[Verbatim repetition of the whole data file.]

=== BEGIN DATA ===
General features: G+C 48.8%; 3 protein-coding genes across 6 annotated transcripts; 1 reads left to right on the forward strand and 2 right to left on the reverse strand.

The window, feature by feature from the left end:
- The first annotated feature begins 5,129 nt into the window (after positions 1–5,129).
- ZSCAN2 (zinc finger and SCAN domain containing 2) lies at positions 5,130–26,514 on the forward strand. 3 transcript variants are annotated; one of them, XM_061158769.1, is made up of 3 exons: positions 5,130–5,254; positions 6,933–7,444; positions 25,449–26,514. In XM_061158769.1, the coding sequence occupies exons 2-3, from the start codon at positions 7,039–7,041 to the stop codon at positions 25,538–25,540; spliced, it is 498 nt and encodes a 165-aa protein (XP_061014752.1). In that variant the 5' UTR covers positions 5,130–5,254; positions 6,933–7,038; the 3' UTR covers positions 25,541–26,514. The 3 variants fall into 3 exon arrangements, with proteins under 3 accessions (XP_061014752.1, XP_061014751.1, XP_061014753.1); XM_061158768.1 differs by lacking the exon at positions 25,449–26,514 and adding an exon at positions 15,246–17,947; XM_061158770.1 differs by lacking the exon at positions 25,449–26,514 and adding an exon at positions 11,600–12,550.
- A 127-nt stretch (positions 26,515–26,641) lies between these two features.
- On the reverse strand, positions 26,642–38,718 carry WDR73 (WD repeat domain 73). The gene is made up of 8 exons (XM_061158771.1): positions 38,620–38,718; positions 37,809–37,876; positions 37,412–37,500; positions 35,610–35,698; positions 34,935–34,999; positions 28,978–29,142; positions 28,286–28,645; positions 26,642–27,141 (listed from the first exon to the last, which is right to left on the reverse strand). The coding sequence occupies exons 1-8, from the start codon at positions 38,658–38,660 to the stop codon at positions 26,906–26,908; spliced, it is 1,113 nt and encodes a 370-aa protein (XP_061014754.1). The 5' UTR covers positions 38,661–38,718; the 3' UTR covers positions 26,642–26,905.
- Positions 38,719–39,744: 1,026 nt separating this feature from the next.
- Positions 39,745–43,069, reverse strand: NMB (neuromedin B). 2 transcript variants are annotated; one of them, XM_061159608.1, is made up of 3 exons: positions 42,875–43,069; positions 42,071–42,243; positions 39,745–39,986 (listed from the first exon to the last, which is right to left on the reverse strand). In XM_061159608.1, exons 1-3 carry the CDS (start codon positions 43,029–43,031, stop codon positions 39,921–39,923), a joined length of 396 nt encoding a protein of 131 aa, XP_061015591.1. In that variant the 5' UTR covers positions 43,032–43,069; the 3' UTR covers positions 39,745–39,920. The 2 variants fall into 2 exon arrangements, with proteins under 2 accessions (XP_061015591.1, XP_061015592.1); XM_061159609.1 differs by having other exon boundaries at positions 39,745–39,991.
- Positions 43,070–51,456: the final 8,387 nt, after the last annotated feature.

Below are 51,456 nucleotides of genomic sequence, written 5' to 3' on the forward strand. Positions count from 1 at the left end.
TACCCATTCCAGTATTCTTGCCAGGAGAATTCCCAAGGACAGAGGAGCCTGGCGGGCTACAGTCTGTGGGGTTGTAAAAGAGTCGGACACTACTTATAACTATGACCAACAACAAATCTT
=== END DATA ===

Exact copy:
General features: G+C 48.8%; 3 protein-coding genes across 6 annotated transcripts; 1 reads left to right on the forward strand and 2 right to left on the reverse strand.

The window, feature by feature from the left end:
- The first annotated feature begins 5,129 nt into the window (after positions 1–5,129).
- ZSCAN2 (zinc finger and SCAN domain containing 2) lies at positions 5,130–26,514 on the forward strand. 3 transcript variants are annotated; one of them, XM_061158769.1, is made up of 3 exons: positions 5,130–5,254; positions 6,933–7,444; positions 25,449–26,514. In XM_061158769.1, the coding sequence occupies exons 2-3, from the start codon at positions 7,039–7,041 to the stop codon at positions 25,538–25,540; spliced, it is 498 nt and encodes a 165-aa protein (XP_061014752.1). In that variant the 5' UTR covers positions 5,130–5,254; positions 6,933–7,038; the 3' UTR covers positions 25,541–26,514. The 3 variants fall into 3 exon arrangements, with proteins under 3 accessions (XP_061014752.1, XP_061014751.1, XP_061014753.1); XM_061158768.1 differs by lacking the exon at positions 25,449–26,514 and adding an exon at positions 15,246–17,947; XM_061158770.1 differs by lacking the exon at positions 25,449–26,514 and adding an exon at positions 11,600–12,550.
- A 127-nt stretch (positions 26,515–26,641) lies between these two features.
- On the reverse strand, positions 26,642–38,718 carry WDR73 (WD repeat domain 73). The gene is made up of 8 exons (XM_061158771.1): positions 38,620–38,718; positions 37,809–37,876; positions 37,412–37,500; positions 35,610–35,698; positions 34,935–34,999; positions 28,978–29,142; positions 28,286–28,645; positions 26,642–27,141 (listed from the first exon to the last, which is right to left on the reverse strand). The coding sequence occupies exons 1-8, from the start codon at positions 38,658–38,660 to the stop codon at positions 26,906–26,908; spliced, it is 1,113 nt and encodes a 370-aa protein (XP_061014754.1). The 5' UTR covers positions 38,661–38,718; the 3' UTR covers positions 26,642–26,905.
- Positions 38,719–39,744: 1,026 nt separating this feature from the next.
- Positions 39,745–43,069, reverse strand: NMB (neuromedin B). 2 transcript variants are annotated; one of them, XM_061159608.1, is made up of 3 exons: positions 42,875–43,069; positions 42,071–42,243; positions 39,745–39,986 (listed from the first exon to the last, which is right to left on the reverse strand). In XM_061159608.1, exons 1-3 carry the CDS (start codon positions 43,029–43,031, stop codon positions 39,921–39,923), a joined length of 396 nt encoding a protein of 131 aa, XP_061015591.1. In that variant the 5' UTR covers positions 43,032–43,069; the 3' UTR covers positions 39,745–39,920. The 2 variants fall into 2 exon arrangements, with proteins under 2 accessions (XP_061015591.1, XP_061015592.1); XM_061159609.1 differs by having other exon boundaries at positions 39,745–39,991.
- Positions 43,070–51,456: the final 8,387 nt, after the last annotated feature.

Below are 51,456 nucleotides of genomic sequence, written 5' to 3' on the forward strand. Positions count from 1 at the left end.
TACCCATTCCAGTATTCTTGCCAGGAGAATTCCCAAGGACAGAGGAGCCTGGCGGGCTACAGTCTGTGGGGTTGTAAAAGAGTCGGACACTACTTATAACTATGACCAACAACAAATCTT